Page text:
Good plant sources of calcium include tofu (if prepared using calcium sulphate contains more than four times the calcium of whole cow's milk), green leafy vegetables, seeds and nuts. The calcium in green vegetables which are not high in oxalate e.g. kale, is absorbed as well or better than the calcium from cow's milk. Some soya milks e.g. Provamel, Plamil, Granovita are fortified with calcium. Drinking hard water can provide 200mg of calcium daily but soft water contains almost none. Other calcium rich foods include black molasses, edible seaweeds, watercress, parsley and dried figs.

Examples of amounts of vegan foods providing 100mg calcium

  • Almonds (42g)
  • Brazils Nuts (59g)
  • Soya flour (44g)
  • Oatmeal (192g)
  • Wholemeal bread (185g)
  • Black molasses (20g)
  • Dried figs (40g)
  • Parsley (50g)
  • Kale (67g)

The US Recommended Dietary Allowances are similar at 10mg a day for adult men and post-menopausal women; 15mg for adolescents and pre-menopausal women, and an additional 15mg a day for pregnant women.

The calcium intake of vegans tends to be slightly below the recommended optimal amounts but the body does adapt to lower intakes and there have been no reports of calcium deficiency in vegans. The fact that vegans have a slightly lower protein intake and exclude meat from their diet encourages their bodies to retain calcium so their dietary need may be lower than the typical omnivore. Studies of the bones of vegans suggest that the likelihood of osteoporosis is no greater than for omnivores.

In fact 90% of the world's adult population (in Britain the figure is probably 25%) is deficient in the enzyme needed to digest milk properly. Also, allergy to cow's milk may affect 75 in 1000 babies, causing frequent diarrhea, repeated vomiting, persistent colic, eczema, bronchitis and asthma.

"The human body has no more need for cows' milk than it does for dogs' milk, horses' milk, or giraffes' milk. "

Michael Klaper, MD


Protein

A high protein diet, especially derived from animal foods, causes calcium loss in the body. The higher sulphur-to-calcium ratio of meat increases calcium excretion, and a diet rich in meat can cause bone demineralisation. A report published in 1988 (1) comparing the amounts of calcium excreted in the urine of 15 subjects showed that the animal-protein diet caused greater loss of bone calcium in the urine (150mg/day) than the all-vegetable protein diet (103mg/day). These findings suggest that diets providing vegetable rather than animal protein may actually protect against bone loss and hence osteoporosis. In one study adults on a low-protein diet were in calcium balance regardless of whether calcium intake was 500mg, 800mg or 1400mg a day. (2) Interestingly The American Dietetic Association, in its 1993 policy statement on vegetable diets, pointed out that the calcium intakes recommended in the USA were increased specifically to offset calcium losses caused by the typically high protein consumption in that country.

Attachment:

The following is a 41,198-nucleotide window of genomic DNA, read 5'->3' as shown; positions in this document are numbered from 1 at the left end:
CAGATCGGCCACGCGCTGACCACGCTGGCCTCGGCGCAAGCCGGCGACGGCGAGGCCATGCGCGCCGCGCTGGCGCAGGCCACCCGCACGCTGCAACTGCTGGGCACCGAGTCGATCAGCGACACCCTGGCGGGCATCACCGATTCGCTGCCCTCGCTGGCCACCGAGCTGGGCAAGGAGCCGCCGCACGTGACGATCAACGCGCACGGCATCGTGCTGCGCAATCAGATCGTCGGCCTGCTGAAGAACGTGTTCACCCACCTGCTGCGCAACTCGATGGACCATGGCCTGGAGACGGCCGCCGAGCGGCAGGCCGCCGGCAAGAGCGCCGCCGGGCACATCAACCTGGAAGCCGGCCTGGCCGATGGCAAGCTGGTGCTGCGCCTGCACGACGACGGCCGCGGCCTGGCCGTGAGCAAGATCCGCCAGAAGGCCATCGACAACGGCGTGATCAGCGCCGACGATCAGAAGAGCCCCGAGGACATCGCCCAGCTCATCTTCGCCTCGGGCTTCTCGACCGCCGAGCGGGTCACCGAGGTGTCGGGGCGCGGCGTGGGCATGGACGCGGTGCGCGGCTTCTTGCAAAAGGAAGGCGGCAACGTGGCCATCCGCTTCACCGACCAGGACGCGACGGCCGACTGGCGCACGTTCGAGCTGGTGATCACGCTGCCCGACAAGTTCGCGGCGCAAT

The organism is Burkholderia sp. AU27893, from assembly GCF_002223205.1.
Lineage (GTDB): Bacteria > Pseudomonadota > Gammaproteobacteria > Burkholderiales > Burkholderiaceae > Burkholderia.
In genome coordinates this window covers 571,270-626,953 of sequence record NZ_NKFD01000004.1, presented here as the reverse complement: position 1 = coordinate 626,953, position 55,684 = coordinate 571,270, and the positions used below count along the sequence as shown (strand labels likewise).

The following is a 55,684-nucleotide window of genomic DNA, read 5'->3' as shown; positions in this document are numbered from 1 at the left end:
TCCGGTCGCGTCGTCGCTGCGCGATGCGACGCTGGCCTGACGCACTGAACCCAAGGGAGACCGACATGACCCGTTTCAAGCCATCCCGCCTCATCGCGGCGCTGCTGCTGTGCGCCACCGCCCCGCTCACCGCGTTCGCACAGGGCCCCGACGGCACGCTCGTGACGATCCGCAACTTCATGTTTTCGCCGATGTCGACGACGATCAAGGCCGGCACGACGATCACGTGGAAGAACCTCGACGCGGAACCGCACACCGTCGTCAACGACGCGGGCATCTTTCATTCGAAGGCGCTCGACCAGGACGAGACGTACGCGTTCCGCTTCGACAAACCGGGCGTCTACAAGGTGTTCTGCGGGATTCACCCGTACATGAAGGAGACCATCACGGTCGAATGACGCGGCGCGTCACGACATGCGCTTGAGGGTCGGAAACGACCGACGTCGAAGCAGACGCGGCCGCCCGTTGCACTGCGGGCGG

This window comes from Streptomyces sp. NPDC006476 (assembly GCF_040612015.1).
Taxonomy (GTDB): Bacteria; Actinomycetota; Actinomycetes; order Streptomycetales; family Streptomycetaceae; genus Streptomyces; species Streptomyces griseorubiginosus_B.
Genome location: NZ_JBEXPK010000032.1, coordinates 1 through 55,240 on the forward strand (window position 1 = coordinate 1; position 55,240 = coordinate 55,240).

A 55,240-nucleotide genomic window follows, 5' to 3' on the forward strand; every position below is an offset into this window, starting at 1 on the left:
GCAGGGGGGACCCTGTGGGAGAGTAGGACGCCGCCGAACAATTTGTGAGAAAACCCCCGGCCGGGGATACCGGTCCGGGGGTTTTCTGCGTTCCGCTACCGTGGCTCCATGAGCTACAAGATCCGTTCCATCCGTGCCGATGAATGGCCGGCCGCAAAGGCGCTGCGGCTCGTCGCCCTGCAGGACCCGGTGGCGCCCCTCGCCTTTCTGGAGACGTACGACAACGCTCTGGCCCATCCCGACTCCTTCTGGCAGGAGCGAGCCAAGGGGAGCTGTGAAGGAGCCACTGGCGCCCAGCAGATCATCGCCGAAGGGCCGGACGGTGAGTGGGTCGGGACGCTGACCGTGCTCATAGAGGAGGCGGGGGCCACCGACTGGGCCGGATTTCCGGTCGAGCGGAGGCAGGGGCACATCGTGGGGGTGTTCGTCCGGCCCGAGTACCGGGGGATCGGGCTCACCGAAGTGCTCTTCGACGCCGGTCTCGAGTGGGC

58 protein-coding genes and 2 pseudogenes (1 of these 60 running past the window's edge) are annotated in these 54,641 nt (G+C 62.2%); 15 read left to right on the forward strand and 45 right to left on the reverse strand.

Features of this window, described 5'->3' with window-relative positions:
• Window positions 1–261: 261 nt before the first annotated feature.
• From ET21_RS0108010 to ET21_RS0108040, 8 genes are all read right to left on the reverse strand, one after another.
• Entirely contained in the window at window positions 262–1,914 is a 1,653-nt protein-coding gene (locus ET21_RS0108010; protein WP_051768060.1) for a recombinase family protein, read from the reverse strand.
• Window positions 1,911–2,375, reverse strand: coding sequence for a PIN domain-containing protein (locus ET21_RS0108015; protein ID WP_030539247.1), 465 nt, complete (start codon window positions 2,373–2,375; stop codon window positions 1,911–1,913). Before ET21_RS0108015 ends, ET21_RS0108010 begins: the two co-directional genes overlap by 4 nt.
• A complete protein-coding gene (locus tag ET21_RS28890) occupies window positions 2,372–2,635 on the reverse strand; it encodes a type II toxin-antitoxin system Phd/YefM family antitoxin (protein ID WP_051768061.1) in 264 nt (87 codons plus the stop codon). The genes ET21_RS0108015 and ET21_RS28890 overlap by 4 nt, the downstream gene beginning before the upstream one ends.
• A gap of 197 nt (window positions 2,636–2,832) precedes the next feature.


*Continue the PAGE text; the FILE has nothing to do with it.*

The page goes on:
Proteins are large molecules made from smaller units called amino acids. There are twenty amino acids commonly found in both plant and animal proteins. There are generally considered to be eight amino acids that the body cannot make itself which need to be obtained from the food we eat. These are isoleucine, leucine, lysine, methionine, phenylalanine, threonine, tryptophan and valine. Infants additionally need food sources of histidine and possibly taurine. Proteins are necessary for maintaining tissues and for sustaining growth. They are also used to make hormones and other physiologically active substances.

infants/Children

  • 0-12 months (12.5-14.9g/day)
  • 1-3 years (14.50g/day)
  • 4-10 years (19.7-28.3g/day)
  • 11-14 yrs (boys) (42.1g/day)
  • 11-14 yrs (girls) (41.2g/day)
  • 15-18 yrs (boys) (55.2g/day)
  • 15-18 (girls) (45g/day)

Men

  • 19-50 yrs (55.5g/day)
  • 50+ yrs (53.3g/day)

Women

  • 19-50 yrs (45g/day)
  • 50 + yrs (46.5g/day)
  • During pregnancy (extra 6g/day)
  • Breast feeding 0-6mths (extra 11g day)
  • Breast feeding 6+ mths (extra 8g/day)

The US Recommended Dietary Allowances introduced in 1989 are similar to the UK values.

Vegan Sources of Protein

The foods which commonly supply the most protein in a vegan diet are pulses (peas, beans, lentils, soya products), grains (wheat, oats, rice, barley, buckwheat, millet, pasta, bread), nuts (brazils, hazels, almonds, cashews) and seeds (sunflower, pumpkin, sesame). The chart lists plant foods providing 10g of protein which should give an indication of the amounts of foods that should be eaten on a daily basis. Examples of amounts of foods providing 10g of protein

  • " Peanuts (39g)
  • Almonds (47g)
  • Brazil Nuts (50g)
  • Hazel Nuts (71g)
  • Soya flour (24g)
  • Whole lentils dried boiled (114g)
  • Chickpeas dried boiled (119g)
  • Kidney beans dried boiled (119g)
  • Wholemeal bread (95g)
  • Wholemeal spaghetti boiled (213g)
  • Brown rice boiled (385g)
  • Pumpkin seeds (41g)